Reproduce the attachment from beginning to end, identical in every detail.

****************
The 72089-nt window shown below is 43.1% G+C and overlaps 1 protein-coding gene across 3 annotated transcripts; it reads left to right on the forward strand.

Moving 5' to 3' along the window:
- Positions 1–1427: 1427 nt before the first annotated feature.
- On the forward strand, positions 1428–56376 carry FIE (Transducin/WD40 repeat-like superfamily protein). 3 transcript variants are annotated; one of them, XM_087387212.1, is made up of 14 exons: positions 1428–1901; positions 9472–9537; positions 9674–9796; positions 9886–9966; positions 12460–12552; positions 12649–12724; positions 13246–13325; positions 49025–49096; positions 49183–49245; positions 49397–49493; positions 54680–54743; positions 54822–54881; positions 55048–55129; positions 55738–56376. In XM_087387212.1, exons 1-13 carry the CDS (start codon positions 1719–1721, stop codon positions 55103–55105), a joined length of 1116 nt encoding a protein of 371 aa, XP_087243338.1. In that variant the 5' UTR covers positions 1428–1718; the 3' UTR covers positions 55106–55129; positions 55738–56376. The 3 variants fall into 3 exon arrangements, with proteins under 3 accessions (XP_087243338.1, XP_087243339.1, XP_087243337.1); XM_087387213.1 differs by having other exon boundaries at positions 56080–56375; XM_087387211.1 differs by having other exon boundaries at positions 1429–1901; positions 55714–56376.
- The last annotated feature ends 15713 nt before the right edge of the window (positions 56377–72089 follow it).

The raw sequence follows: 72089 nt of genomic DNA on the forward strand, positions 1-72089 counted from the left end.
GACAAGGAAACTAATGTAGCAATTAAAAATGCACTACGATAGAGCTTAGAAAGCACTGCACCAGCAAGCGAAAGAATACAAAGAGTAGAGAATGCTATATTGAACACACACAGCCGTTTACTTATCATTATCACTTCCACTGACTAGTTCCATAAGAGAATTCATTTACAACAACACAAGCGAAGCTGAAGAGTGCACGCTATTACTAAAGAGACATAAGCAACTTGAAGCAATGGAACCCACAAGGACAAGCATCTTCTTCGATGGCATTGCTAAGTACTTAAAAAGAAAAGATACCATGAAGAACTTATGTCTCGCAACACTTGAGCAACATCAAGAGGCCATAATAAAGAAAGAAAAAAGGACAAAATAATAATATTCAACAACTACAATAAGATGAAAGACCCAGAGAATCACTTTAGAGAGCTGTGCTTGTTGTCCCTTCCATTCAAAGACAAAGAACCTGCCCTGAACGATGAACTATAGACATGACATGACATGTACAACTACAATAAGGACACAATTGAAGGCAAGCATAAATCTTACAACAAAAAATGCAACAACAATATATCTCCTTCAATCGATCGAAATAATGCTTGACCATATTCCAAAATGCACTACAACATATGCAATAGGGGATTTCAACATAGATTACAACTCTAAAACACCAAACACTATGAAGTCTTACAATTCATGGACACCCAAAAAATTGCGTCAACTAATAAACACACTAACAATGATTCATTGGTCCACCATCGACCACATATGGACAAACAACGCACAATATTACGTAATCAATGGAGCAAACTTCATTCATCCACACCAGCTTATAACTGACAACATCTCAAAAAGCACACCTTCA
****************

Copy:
The 72089-nt window shown below is 43.1% G+C and overlaps 1 protein-coding gene across 3 annotated transcripts; it reads left to right on the forward strand.

Moving 5' to 3' along the window:
- Positions 1–1427: 1427 nt before the first annotated feature.
- On the forward strand, positions 1428–56376 carry FIE (Transducin/WD40 repeat-like superfamily protein). 3 transcript variants are annotated; one of them, XM_087387212.1, is made up of 14 exons: positions 1428–1901; positions 9472–9537; positions 9674–9796; positions 9886–9966; positions 12460–12552; positions 12649–12724; positions 13246–13325; positions 49025–49096; positions 49183–49245; positions 49397–49493; positions 54680–54743; positions 54822–54881; positions 55048–55129; positions 55738–56376. In XM_087387212.1, exons 1-13 carry the CDS (start codon positions 1719–1721, stop codon positions 55103–55105), a joined length of 1116 nt encoding a protein of 371 aa, XP_087243338.1. In that variant the 5' UTR covers positions 1428–1718; the 3' UTR covers positions 55106–55129; positions 55738–56376. The 3 variants fall into 3 exon arrangements, with proteins under 3 accessions (XP_087243338.1, XP_087243339.1, XP_087243337.1); XM_087387213.1 differs by having other exon boundaries at positions 56080–56375; XM_087387211.1 differs by having other exon boundaries at positions 1429–1901; positions 55714–56376.
- The last annotated feature ends 15713 nt before the right edge of the window (positions 56377–72089 follow it).

The raw sequence follows: 72089 nt of genomic DNA on the forward strand, positions 1-72089 counted from the left end.
GACAAGGAAACTAATGTAGCAATTAAAAATGCACTACGATAGAGCTTAGAAAGCACTGCACCAGCAAGCGAAAGAATACAAAGAGTAGAGAATGCTATATTGAACACACACAGCCGTTTACTTATCATTATCACTTCCACTGACTAGTTCCATAAGAGAATTCATTTACAACAACACAAGCGAAGCTGAAGAGTGCACGCTATTACTAAAGAGACATAAGCAACTTGAAGCAATGGAACCCACAAGGACAAGCATCTTCTTCGATGGCATTGCTAAGTACTTAAAAAGAAAAGATACCATGAAGAACTTATGTCTCGCAACACTTGAGCAACATCAAGAGGCCATAATAAAGAAAGAAAAAAGGACAAAATAATAATATTCAACAACTACAATAAGATGAAAGACCCAGAGAATCACTTTAGAGAGCTGTGCTTGTTGTCCCTTCCATTCAAAGACAAAGAACCTGCCCTGAACGATGAACTATAGACATGACATGACATGTACAACTACAATAAGGACACAATTGAAGGCAAGCATAAATCTTACAACAAAAAATGCAACAACAATATATCTCCTTCAATCGATCGAAATAATGCTTGACCATATTCCAAAATGCACTACAACATATGCAATAGGGGATTTCAACATAGATTACAACTCTAAAACACCAAACACTATGAAGTCTTACAATTCATGGACACCCAAAAAATTGCGTCAACTAATAAACACACTAACAATGATTCATTGGTCCACCATCGACCACATATGGACAAACAACGCACAATATTACGTAATCAATGGAGCAAACTTCATTCATCCACACCAGCTTATAACTGACAACATCTCAAAAAGCACACCTTCA